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Avila Beach
—  Unincorporated area  —
Avila Beach is located in California
Avila Beach
Location within the state of California
Coordinates: 35°10′44″N 120°44′3″W / 35.17889°N 120.73417°W / 35.17889; -120.73417Coordinates: 35°10′44″N 120°44′3″W / 35.17889°N 120.73417°W / 35.17889; -120.73417
Country United States
State California
County San Luis Obispo
Population (2000)
 - Total 797
Time zone Pacific (PST) (UTC-8)
 - Summer (DST) PDT (UTC-7)
ZIP codes 93424
Area code(s) 805
FIPS code
GNIS feature ID

Avila Beach (pronounced /ˈævɪlə/) is an unincorporated area in San Luis Obispo County, California, USA with a population of 797, located about 160 miles (257 km) northwest of Los Angeles. The ZIP Code is 93424. The community is inside area code 805.



The name Avila commemorates Miguel Ávila, who was granted Rancho San Miguelito in 1842.[1] The town was established in the latter half of the 19th century, when it served as the main shipping port for San Luis Obispo. Although Avila Beach still has a working commercial fishing pier and the inland areas have extensive apple orchards, tourism is now the main industry. There are few historical structures remaining; among the oldest is the Point San Luis Lighthouse, built in 1890 after a series of shipping accidents.


The beach itself is less than 0.5 miles (0.8 km) long and sheltered in San Luis Bay, which is formed by Point San Luis on the west and Fossil Point on the east. Avila Beach faces south and is protected from the prevailing northwesterly winds by Point San Luis. It is therefore usually warmer than the other beaches on the Central Coast. Most of Avila Beach is undeveloped, except for a few blocks adjacent to the beach with homes, hotels, and small businesses, and a few recently built upscale housing developments inland, near a golf course. Avila Beach is also known for its hot springs, which are used for resort spas.



Average temperatures vary little during the year, ranging from the 40s to 60s Fahrenheit from November through April, and from the 50s to 70s from May through September. Average annual rainfall is 18 inches. Along with much of the California coast, winter is the wet season, with more than 70% of the yearly rain falling from December through March, while summer brings drought conditions.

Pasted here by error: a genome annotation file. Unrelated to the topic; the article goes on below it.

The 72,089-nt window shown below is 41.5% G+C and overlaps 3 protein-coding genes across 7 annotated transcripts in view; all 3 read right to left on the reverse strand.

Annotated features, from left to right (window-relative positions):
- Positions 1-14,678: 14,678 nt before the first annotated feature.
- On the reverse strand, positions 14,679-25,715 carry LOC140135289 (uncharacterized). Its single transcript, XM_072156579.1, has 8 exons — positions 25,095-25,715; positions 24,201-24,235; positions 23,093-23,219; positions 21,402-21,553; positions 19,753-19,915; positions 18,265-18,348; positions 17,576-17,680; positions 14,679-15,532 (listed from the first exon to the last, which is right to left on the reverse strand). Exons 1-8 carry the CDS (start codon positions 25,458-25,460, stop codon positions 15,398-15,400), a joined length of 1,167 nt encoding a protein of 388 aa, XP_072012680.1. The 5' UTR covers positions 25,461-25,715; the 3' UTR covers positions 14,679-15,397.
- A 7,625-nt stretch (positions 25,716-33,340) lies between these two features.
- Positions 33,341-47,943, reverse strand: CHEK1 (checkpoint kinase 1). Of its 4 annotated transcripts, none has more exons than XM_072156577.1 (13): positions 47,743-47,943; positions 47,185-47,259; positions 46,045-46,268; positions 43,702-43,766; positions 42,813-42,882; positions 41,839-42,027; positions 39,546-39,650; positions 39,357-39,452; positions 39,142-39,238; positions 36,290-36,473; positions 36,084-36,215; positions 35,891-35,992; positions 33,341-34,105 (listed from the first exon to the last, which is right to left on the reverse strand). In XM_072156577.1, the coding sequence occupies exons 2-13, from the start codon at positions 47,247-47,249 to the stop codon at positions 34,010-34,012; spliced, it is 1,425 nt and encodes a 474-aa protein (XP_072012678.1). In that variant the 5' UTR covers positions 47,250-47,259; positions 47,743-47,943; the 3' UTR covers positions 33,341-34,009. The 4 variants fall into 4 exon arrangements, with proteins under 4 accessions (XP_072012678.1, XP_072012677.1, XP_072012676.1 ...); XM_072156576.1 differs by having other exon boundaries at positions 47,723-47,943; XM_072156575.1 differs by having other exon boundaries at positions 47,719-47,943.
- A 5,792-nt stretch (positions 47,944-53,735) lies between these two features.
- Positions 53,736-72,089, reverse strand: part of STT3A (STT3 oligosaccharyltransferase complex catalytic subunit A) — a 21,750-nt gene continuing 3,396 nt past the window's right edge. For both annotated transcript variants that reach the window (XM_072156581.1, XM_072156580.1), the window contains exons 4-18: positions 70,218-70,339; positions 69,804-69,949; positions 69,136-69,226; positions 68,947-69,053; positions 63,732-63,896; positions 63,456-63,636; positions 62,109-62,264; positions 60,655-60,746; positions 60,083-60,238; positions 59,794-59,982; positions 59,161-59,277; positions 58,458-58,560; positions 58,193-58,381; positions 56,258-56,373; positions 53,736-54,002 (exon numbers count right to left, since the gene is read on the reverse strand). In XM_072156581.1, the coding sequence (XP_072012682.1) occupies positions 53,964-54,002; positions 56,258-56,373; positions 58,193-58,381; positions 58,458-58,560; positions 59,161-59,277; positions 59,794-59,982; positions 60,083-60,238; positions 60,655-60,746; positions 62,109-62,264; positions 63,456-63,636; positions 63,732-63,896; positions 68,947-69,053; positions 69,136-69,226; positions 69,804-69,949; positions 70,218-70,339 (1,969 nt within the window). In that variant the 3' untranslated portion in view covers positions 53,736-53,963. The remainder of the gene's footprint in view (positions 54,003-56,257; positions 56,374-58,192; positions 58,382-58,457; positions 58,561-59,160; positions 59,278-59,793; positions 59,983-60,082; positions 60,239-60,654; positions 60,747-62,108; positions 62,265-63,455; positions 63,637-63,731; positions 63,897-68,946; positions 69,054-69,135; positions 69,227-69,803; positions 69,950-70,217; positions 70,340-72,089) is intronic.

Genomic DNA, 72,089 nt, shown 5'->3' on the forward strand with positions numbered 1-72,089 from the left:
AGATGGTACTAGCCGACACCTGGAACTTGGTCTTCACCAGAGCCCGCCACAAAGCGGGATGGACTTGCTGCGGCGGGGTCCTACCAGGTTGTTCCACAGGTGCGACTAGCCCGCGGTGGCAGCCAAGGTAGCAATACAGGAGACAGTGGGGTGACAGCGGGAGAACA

Avila Beach has three piers: Avila Beach Pier, 1,685 feet long, intended for tourist strolling and recreational fishing, Harford Pier, for commercial fishing boats to offload their wares, and the California Polytechnic State University (Cal Poly SLO) Pier, part of the university's marine research program and not publicly accessible.

Diablo Canyon Power Plant, one of the two nuclear power plants in California is located in a remote part of the Avila Beach unincorporated area, about 6 miles northwest of the beach itself.

In the 1990s, Unocal oil storage facilities leaked, causing a massive oil spill under the town. As described by Economist and Crisis Consultant Randall Bell in his book Strategy 360, "...the company pumped oil products through the pipeline, but only a portion made it to the tankers. Obviously, this meant that there was a leak in the pipeline, but nothing was done. This situation continued until hundreds of thousands of gallons had leaked under the town. What would have been a relatively small issue to initially correct became California's largest contamination case." [2] After years of negotiation, Unocal agreed to a thirty million dollar settlement, which has been used to rebuild the town. The contaminated soil was excavated and replaced with clean fill. Many of the town's homes and businesses were demolished in the cleanup process.

The Avila Beach Pier was featured in a Super Bowl advertisement on February 7, 2010.



  1. ^ Durham, David L. (2000). Durham's place names of California's Central Coast: includes Santa Barbara, San Luis Obispo, San Benito, Monterey & Santa Cruz counties. Quill Driver Books. p. 11. ISBN 9781884995293. 
  2. ^ Bell, Randall (2009), Strategy 360, Laguna Beach, CA: Owners Manual Press, p. 123–125, ISBN 9781933969169 

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